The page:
The Maritime History of the Great Lakes
British Whig (Kingston, ON), June 18, 1844

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p.2 The Canal - traffic during May - facts and figures. [St. Catharine's Journal, June 14th]

p.3 Steam Boat Traveller - We are authorized to say that this boat was purchased by Mr. Russell for a company. She will be removed to Hamilton in a short time; her Cabins, etc. fitted for passengers. It is intended to run her twice a week, between Hamilton and Kingston next season, and she will be commanded by Capt. Sutherland; his engagements with the Mail Line prevents him from putting the Boat on the route this season. [Hamilton Gazette, June 10th]

Steamer Frontenac - In order to ensure the arrival of passengers at Toronto in time for the steamer Transit for Niagara, the Frontenac will not call at Wellington in future.

A Contest - We understand the Royal Mail Packet Sovereign and the Chief Justice Robinson had a pretty sharp race this morning, on their downward trip. It appears the vessels fell in with each other off Long Point, at which time the Chief Justice was ahead on the starboard bow of the Sovereign; and after an hour's running, the latter vessel passed the former, to the southward, and reached this port about 15 minutes ahead. This meeting was purely accidental, and no extra fuel was used, or extra steam employed. The running was the ordinary speed of the boats.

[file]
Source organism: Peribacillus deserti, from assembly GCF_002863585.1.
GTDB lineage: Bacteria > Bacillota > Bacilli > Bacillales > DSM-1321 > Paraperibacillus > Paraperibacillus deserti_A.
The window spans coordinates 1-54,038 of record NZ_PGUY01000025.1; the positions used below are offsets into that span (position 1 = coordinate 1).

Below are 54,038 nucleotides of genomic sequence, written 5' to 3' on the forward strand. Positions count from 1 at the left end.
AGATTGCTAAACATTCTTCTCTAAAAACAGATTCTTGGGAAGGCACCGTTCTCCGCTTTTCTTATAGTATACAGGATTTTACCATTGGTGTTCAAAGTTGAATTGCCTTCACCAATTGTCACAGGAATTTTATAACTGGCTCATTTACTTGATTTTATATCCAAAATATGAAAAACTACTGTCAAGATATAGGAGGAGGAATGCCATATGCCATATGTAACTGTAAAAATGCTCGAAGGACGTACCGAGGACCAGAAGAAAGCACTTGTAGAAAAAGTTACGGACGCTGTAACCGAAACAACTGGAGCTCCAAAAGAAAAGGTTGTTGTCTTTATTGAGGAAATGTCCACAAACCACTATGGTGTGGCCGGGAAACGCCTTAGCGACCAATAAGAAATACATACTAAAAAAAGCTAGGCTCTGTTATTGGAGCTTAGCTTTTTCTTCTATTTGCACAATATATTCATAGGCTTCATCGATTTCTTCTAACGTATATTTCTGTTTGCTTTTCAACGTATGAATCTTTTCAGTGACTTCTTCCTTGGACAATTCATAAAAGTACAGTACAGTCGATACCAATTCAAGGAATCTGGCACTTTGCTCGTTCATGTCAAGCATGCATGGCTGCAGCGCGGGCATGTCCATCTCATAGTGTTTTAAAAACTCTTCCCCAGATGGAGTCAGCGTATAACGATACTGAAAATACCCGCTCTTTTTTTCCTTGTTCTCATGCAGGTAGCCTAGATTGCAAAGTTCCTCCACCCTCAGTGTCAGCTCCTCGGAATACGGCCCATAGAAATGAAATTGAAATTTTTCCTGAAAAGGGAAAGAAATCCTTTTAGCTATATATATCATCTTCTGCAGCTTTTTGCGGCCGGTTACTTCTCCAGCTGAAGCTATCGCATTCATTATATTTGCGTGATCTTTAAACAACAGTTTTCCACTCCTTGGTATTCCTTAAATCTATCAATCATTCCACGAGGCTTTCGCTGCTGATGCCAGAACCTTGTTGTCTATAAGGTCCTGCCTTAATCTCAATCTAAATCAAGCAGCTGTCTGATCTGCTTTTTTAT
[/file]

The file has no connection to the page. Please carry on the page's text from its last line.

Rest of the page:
Capt. Ives.

Will for the remainder of the Season ply between Kingston and Hamilton, as follows:


Leaves Kingston for Hamilton, on Mondays and Thursdays, at 3 o'clock in the afternoon, on the arrival of the River Mail Steamer, touching at Cobourg, Port Hope, Darlington, Bond Head, Oshawa, Windsor, and Toronto.

The FRONTENAC will arrive at Toronto in time for the Steamer Transit for Niagara and Lewiston.


Leaves Hamilton for Toronto on Tuesday and Friday Evenings; and will leave Toronto for Kingston on Wednesdays and Saturdays at 8 o'clock in the morning, calling at Windsor, Oshawa, Bond Head, Darlington, Port Hope and Cobourg.

By this arrangement the Frontenac will reach Kingston in time for passengers to take the River Mail Boat.

For Freight or Passage, apply to the Captain on Board, or to the Proprietor, in Kingston.

Kingston, June 18th, 1844.

ads for steamers Bytown, Rob Roy and Caledonia. June 18th, 1844.

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June 18, 1844
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Rick Neilson
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Public domain: Copyright has expired according to the applicable Canadian or American laws. No restrictions on use.
Maritime History of the Great Lakes
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British Whig (Kingston, ON), June 18, 1844